Our correspondent goes inside the booming craze of standup paddle yoga
Standup paddleboard yoga. Really? The image of headstands and downward dogs on a standup board in the middle of the ocean has me giggling, not embracing my inner chi.
Marrying multiple sports seems to be a huge trend right now. From Hip-hop yoga, CrossFit and bootcamp-style classes to triathlon and adventure endurance races, mashed-disciple fitness outlets seem to have grown rapidly in the last few years. And now, standup paddle yoga?
“SUP Yoga is going to blow up,” says Izzy Tihanyi, who’s running a three-day overnight SUP yoga retreat and spa in La Jolla, Calif., this October. Her workshop, through Southern California’s Surf Diva, is filling up fast, and she says requests for the sport have been remarkable.
“It sounds completely ridiculous when you think about it, but yoga is all about going with the flow and so is standup paddling,” Tihanyi adds. “People have tried to do yoga on surfboards, but you tend to sink and it’s really tough to balance. Standups are really stable. And what better way then to conduct a classroom with dolphins, sea turtles, and the chance to surf a wave in when you’re done with your series?”
Starting this October, Surf Diva is offering monthly yoga retreats and weekly SUP Yoga through their What’Sup Surf School. The Laguna Beach, Calif.-based Stand Up Paddle Company also has daily yoga and SUP bootcamp classes.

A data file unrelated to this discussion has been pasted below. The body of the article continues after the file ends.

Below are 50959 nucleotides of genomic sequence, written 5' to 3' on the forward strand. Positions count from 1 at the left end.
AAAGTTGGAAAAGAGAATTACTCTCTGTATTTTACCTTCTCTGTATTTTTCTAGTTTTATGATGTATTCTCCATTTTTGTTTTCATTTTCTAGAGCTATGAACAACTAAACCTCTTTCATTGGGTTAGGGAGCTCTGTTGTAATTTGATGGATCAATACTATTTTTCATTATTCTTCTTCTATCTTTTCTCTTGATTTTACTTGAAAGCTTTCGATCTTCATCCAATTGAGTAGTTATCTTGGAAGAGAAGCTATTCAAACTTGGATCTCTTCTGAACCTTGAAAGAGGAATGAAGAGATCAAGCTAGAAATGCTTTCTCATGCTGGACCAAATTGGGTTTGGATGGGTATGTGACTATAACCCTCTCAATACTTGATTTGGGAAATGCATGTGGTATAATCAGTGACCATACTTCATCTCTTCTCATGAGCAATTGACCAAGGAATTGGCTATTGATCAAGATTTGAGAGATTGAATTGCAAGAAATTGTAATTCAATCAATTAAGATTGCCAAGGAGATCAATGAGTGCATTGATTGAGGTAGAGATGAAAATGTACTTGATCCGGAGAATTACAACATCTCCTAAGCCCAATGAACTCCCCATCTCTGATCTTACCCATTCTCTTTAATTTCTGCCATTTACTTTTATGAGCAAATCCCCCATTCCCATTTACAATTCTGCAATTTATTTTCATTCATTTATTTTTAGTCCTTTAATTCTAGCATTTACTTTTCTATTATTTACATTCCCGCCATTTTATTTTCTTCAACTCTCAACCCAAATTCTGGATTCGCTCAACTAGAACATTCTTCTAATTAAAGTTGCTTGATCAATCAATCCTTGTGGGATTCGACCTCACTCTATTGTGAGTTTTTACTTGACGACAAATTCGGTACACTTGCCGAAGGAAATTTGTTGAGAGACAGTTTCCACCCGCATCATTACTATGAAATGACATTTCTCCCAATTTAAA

While it may seem this is just a West Coast craze, the East Coast has already picked up the trend. Janis Markopoulos, who owns DelMarVa Board Sport Adventures, which has two locations at the Beach House in Lewes, Del., and in Frontier Town in Berlin, Md., says it’s hosting five to six classes a week. Check out a slideshow of Markopoulos’s photos from DelMarVa’s SUP Yoga with Dimitra.
“We’ve processed about 50 people already this summer just for yoga,” says Markopoulos, who added that she has a lot of men signing up lately in addition to the predominately female crowd.
At DelMarVa Adventures, yoga classes are held in flat water. It starts with a warm-up paddle across the lake to a secluded bay where the water is calm and boats are not whizzing past.
“Being on the water adds so much to the workout,” Markopoulos says. “Besides having to work harder to balance, you have fresh air blowing through your hair and turtles and birds checking you out.”
I had to find out about this peculiar paddle practice first-hand. It turns out the closest Southern California SUP Yoga class is a 7 a.m. “SUP Yoga Bootcamp” through Laguna’s Stand Up Paddle Company. My mind churns with questions before we even get to the first sun salutation. What do I do with my paddle? What if a set comes during the practice? Do I wear yoga shorts or just a bikini? Will I even get wet? We are doing this is the ocean, right? When I arrive, instructor Lyn Dienhart laughs at my childlike curiosity. Jacked like a bodybuilder herself, I forget the “bootcamp” label that was attached to the yoga part, which explains her chiseled abs.